Wednesday, October 7, 2009

It's still the best...

Breasfeeding is the Gold Standard!

In a report from Johns Hopkins University School of Nursing, published in Medication and More newsletter (Oct. 2009), we are reminded of some of the benefits to mom and baby. There is no substitute that even comes close.
"...There is much research that provides valid
evidence of the many benefits of breastfeeding for
mothers and infants. The benefits for infants and
young children include reduced incidence of infections
- respiratory tract (72%), gastrointestinal infections
(64%), ear infections (50%), atopic dermatitis (42%),
asthma (27% for infants, 40% for children), diabetes
(19%-39%), obesity (7% in infants and as much as 27%
in children), sudden infant death (SIDS) (36%), and
childhood leukemia (15% for infants and as much as
19% for children) (AAP, 2005; Chug, Raman, Chew,
DeVine, Trikalinos, Lau, 2007). Newer research
reviewed by the Institute of Medicine’s Committee on
Childhood Obesity (IOM, 2009) provides evidence
that breastfeeding is an important early intervention
strategy to reduce childhood obesity. Other studies
have provided evidence that breastfeeding has been
associated with slight increases in performance on
cognitive development tests, especially in preterm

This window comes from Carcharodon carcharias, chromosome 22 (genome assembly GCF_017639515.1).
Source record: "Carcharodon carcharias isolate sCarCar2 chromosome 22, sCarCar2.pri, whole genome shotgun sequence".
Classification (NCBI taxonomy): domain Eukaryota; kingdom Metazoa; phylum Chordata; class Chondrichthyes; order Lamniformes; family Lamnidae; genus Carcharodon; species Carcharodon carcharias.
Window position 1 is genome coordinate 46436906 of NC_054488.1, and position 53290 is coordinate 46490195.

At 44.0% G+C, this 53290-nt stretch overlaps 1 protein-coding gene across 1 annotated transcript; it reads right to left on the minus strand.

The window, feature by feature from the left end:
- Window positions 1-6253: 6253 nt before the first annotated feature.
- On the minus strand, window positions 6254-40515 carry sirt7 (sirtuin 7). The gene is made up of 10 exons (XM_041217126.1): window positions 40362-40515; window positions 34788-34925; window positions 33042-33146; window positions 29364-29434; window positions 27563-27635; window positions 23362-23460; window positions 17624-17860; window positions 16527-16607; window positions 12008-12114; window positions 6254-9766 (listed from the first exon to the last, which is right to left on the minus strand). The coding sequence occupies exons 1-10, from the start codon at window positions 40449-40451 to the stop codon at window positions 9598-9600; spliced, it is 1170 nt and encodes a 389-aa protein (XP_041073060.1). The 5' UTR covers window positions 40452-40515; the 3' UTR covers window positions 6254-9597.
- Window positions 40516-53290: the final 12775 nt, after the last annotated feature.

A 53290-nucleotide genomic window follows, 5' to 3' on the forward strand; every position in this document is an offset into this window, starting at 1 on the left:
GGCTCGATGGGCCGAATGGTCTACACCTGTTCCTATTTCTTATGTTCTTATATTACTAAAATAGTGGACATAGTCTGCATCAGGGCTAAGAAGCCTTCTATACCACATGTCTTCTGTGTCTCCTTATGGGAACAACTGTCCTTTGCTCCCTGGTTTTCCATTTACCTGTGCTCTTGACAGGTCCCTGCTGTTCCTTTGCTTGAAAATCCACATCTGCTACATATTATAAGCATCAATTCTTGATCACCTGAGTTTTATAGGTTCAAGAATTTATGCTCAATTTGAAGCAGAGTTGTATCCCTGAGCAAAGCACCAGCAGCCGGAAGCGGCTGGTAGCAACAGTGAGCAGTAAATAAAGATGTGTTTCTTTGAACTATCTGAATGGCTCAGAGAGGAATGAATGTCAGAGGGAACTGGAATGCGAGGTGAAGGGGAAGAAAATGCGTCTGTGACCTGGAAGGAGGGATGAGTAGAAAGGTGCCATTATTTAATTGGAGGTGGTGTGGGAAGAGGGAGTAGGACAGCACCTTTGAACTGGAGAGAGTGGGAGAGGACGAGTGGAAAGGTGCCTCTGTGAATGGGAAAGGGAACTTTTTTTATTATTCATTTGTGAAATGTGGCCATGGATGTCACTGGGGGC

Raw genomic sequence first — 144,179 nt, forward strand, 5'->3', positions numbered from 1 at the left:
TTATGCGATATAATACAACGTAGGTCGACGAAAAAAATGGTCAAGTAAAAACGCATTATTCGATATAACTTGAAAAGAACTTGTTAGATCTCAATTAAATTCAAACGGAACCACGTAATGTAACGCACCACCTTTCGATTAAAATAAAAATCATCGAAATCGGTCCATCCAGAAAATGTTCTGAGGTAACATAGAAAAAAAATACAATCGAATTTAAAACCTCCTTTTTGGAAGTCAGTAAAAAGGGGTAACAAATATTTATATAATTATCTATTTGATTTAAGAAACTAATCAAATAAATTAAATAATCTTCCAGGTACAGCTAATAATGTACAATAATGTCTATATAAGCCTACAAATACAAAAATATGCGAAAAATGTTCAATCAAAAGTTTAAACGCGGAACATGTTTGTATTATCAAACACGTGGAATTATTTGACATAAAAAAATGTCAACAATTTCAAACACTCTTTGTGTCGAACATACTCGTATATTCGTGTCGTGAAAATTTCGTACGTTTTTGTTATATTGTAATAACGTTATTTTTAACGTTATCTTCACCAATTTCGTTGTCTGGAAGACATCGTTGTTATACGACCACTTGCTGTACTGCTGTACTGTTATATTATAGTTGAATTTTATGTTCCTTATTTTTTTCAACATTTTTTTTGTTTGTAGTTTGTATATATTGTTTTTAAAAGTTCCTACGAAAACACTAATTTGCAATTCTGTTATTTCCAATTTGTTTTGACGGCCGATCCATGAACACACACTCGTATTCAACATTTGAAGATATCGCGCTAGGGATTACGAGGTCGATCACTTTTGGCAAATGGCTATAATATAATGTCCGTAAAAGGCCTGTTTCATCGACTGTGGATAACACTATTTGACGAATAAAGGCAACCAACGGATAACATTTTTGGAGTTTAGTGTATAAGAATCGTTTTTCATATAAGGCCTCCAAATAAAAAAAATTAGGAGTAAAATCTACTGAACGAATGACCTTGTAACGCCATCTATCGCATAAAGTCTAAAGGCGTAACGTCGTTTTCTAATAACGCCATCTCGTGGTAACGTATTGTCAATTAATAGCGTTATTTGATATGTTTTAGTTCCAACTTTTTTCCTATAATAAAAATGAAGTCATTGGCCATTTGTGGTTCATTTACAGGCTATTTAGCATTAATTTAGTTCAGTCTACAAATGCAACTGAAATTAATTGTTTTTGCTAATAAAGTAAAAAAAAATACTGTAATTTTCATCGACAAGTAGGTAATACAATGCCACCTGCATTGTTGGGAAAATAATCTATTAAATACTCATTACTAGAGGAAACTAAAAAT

infants ( Anderson, Johnstone, & Remley, 1999;
Horwood, Darlow, & Mogdridge, 2001; Mortensen,
Michaelson, Sanders, & Reinisch, 2002). Children of
color, i.e., African American, Hispanic, and Native
American, suffer the greatest heath disparities related
to SIDS, asthma, and obesity, and their mothers often
have the lowest breastfeeding initiation and/or
duration rates, as well as the highest preterm delivery
and infant mortality rates.

Maternal benefits for breastfeeding include
decreased bleeding after delivery, quicker return of
reproductive organs to pre-pregnant state, and quicker
return to pre-pregnant weight (AAP, 2005).
Breastfeeding is also associated with decreased risk for
certain cancers - breast cancer (28%) and ovarian cancer
(21%) Chung et al., 2007). Other studies suggest there
may be the potential for decreased risks for osteoporosis
(Patton, Alexander & Nowson, 2003)."

Click the post title to read the full article.
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